- to make a likeness of by drawing, painting, carving, or the like.
- to depict in words; describe graphically.
- to represent dramatically, as on the stage: He portrayed Napoleon in the play.
Origin of portray
SynonymsSee more synonyms on Thesaurus.com
Examples from the Web for portraying
Were you playing up or, on the flip side, shying away from portraying a romantic attraction?Inside the Lifetime Whitney Houston Movie’s Lesbian Lover Storyline
December 16, 2014
Or one portraying the former KGB officer as a superhero surrounded by doves?Hipster Putin Propaganda
Lizzie Crocker, Emil Lendof
October 17, 2014
Do you feel they did an ample job of portraying his troubled later years—in particular, the violence towards women?Octavia Spencer on Hollywood and Race: The Film Roles I’m Offered Are Too Small
July 31, 2014
What goes into portraying one of the most terrifying villains on TV?OITNB’s New Villain Vee, Played By Lorraine Toussaint, Speaks for the First Time
June 13, 2014
This season has raised the bar on portraying psychotic breakdowns.Some 4 a.m. Brainstorming on How to Make Obama Tougher Than Putin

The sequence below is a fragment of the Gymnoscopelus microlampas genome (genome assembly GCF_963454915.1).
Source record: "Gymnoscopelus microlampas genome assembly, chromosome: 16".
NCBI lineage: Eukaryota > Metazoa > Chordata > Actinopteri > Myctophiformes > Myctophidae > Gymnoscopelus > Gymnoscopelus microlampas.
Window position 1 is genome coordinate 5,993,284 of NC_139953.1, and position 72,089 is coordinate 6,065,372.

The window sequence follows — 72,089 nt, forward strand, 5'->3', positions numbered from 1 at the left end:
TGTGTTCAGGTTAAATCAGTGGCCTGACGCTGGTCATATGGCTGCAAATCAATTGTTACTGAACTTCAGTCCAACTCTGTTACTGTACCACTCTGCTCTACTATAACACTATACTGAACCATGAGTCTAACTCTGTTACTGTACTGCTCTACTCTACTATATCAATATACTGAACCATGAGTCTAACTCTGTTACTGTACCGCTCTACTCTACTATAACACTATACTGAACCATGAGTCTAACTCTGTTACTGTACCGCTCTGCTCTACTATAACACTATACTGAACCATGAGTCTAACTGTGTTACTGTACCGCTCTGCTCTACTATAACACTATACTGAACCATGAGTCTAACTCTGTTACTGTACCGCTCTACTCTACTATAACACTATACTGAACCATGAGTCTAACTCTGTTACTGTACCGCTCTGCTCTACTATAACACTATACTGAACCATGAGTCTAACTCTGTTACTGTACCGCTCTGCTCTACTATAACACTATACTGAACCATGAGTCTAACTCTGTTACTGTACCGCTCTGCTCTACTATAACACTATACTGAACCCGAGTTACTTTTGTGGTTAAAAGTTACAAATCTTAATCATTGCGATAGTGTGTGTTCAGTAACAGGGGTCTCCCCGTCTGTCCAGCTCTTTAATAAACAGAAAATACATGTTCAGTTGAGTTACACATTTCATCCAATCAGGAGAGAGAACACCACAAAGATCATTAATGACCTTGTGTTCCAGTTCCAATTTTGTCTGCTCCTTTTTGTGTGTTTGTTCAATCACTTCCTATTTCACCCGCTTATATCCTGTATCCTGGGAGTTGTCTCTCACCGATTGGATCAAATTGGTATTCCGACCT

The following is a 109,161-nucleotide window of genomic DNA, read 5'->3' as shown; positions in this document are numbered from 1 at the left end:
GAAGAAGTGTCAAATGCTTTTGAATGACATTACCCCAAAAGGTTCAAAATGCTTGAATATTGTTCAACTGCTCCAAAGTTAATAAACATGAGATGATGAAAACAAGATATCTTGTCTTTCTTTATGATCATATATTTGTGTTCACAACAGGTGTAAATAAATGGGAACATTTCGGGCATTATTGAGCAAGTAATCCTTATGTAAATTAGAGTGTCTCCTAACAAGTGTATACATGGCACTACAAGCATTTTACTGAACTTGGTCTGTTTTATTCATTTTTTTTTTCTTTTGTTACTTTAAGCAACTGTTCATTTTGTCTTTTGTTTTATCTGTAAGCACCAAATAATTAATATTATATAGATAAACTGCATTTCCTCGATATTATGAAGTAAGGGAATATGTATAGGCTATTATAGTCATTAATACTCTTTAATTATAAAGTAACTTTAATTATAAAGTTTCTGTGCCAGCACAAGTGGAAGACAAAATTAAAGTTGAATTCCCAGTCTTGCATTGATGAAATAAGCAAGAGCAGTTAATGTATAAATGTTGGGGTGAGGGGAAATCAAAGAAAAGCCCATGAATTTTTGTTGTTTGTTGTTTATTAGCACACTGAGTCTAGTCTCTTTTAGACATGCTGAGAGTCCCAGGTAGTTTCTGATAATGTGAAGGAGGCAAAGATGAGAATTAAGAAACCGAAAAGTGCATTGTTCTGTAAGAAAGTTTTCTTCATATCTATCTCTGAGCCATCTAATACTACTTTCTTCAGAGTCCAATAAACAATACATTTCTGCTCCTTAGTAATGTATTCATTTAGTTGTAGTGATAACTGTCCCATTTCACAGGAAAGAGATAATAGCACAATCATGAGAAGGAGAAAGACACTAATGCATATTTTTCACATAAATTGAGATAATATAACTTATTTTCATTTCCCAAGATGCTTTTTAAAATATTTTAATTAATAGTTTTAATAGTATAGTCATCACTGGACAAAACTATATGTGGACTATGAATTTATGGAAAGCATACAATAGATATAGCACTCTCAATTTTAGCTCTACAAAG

May 23, 2014
He began by portraying in ardent language the sufferings he had undergone.The Swedish Revolution Under Gustavus Vasa
Paul Barron Watson
"Those devouring eyes and that portraying hand," Emerson says.Fresh Fields
He saw that she was portraying what she had in her mind's eye.The Red and the Black
In this work his individual manner of portraying a face is entirely formed.Auguste Rodin
Rainer Maria Rilke
But they are useless from the point of view intended, as portraying a man.The Christ Myth
- to represent in a painting, drawing, sculpture, etc; make a portrait of
- to make a verbal picture of; depict in words
- to play the part of (a character) in a play or film
Word Origin and History for portraying
mid-13c., "to draw, paint" (something), from Anglo-French purtraire, Old French portraire "to draw, to paint, portray" (12c.), literally "trace, draw forth," from por- "forth" (from Latin pro-; see pro-) + traire "trace, draw," from Latin trahere "to drag, draw" (see tract (n.1)). Meaning "depict in words, describe" is from late 14c. Related: Portrayed; portraying.